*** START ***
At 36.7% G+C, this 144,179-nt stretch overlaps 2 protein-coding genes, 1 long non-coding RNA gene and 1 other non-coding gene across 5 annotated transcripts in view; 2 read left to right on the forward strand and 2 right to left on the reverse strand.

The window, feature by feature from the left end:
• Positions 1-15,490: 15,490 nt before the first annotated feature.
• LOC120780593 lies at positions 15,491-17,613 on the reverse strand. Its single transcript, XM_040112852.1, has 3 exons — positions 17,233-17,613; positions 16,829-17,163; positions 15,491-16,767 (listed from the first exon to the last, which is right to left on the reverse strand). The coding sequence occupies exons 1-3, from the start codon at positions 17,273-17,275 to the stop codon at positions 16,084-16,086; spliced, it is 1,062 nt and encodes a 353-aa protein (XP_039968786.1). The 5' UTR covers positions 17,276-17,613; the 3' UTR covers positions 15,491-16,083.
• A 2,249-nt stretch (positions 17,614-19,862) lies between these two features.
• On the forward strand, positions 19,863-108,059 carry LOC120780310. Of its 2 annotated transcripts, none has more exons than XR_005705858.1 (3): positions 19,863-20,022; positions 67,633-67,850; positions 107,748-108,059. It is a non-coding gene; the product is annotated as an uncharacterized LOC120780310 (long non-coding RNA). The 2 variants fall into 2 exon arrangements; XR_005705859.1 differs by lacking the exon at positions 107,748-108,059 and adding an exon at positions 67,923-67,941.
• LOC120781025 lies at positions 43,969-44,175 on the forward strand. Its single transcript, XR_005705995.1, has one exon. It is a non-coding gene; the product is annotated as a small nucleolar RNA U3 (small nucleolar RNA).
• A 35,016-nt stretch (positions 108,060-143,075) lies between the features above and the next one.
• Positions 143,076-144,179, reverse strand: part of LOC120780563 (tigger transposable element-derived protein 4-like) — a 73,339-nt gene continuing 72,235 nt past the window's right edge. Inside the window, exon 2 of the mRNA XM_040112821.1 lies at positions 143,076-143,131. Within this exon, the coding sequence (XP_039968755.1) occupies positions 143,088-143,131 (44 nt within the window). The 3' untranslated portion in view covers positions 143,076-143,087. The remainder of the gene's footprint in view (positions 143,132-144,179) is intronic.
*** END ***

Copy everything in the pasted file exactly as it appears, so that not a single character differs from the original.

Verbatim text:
At 36.7% G+C, this 144,179-nt stretch overlaps 2 protein-coding genes, 1 long non-coding RNA gene and 1 other non-coding gene across 5 annotated transcripts in view; 2 read left to right on the forward strand and 2 right to left on the reverse strand.

The window, feature by feature from the left end:
• Positions 1-15,490: 15,490 nt before the first annotated feature.
• LOC120780593 lies at positions 15,491-17,613 on the reverse strand. Its single transcript, XM_040112852.1, has 3 exons — positions 17,233-17,613; positions 16,829-17,163; positions 15,491-16,767 (listed from the first exon to the last, which is right to left on the reverse strand). The coding sequence occupies exons 1-3, from the start codon at positions 17,273-17,275 to the stop codon at positions 16,084-16,086; spliced, it is 1,062 nt and encodes a 353-aa protein (XP_039968786.1). The 5' UTR covers positions 17,276-17,613; the 3' UTR covers positions 15,491-16,083.
• A 2,249-nt stretch (positions 17,614-19,862) lies between these two features.
• On the forward strand, positions 19,863-108,059 carry LOC120780310. Of its 2 annotated transcripts, none has more exons than XR_005705858.1 (3): positions 19,863-20,022; positions 67,633-67,850; positions 107,748-108,059. It is a non-coding gene; the product is annotated as an uncharacterized LOC120780310 (long non-coding RNA). The 2 variants fall into 2 exon arrangements; XR_005705859.1 differs by lacking the exon at positions 107,748-108,059 and adding an exon at positions 67,923-67,941.
• LOC120781025 lies at positions 43,969-44,175 on the forward strand. Its single transcript, XR_005705995.1, has one exon. It is a non-coding gene; the product is annotated as a small nucleolar RNA U3 (small nucleolar RNA).
• A 35,016-nt stretch (positions 108,060-143,075) lies between the features above and the next one.
• Positions 143,076-144,179, reverse strand: part of LOC120780563 (tigger transposable element-derived protein 4-like) — a 73,339-nt gene continuing 72,235 nt past the window's right edge. Inside the window, exon 2 of the mRNA XM_040112821.1 lies at positions 143,076-143,131. Within this exon, the coding sequence (XP_039968755.1) occupies positions 143,088-143,131 (44 nt within the window). The 3' untranslated portion in view covers positions 143,076-143,087. The remainder of the gene's footprint in view (positions 143,132-144,179) is intronic.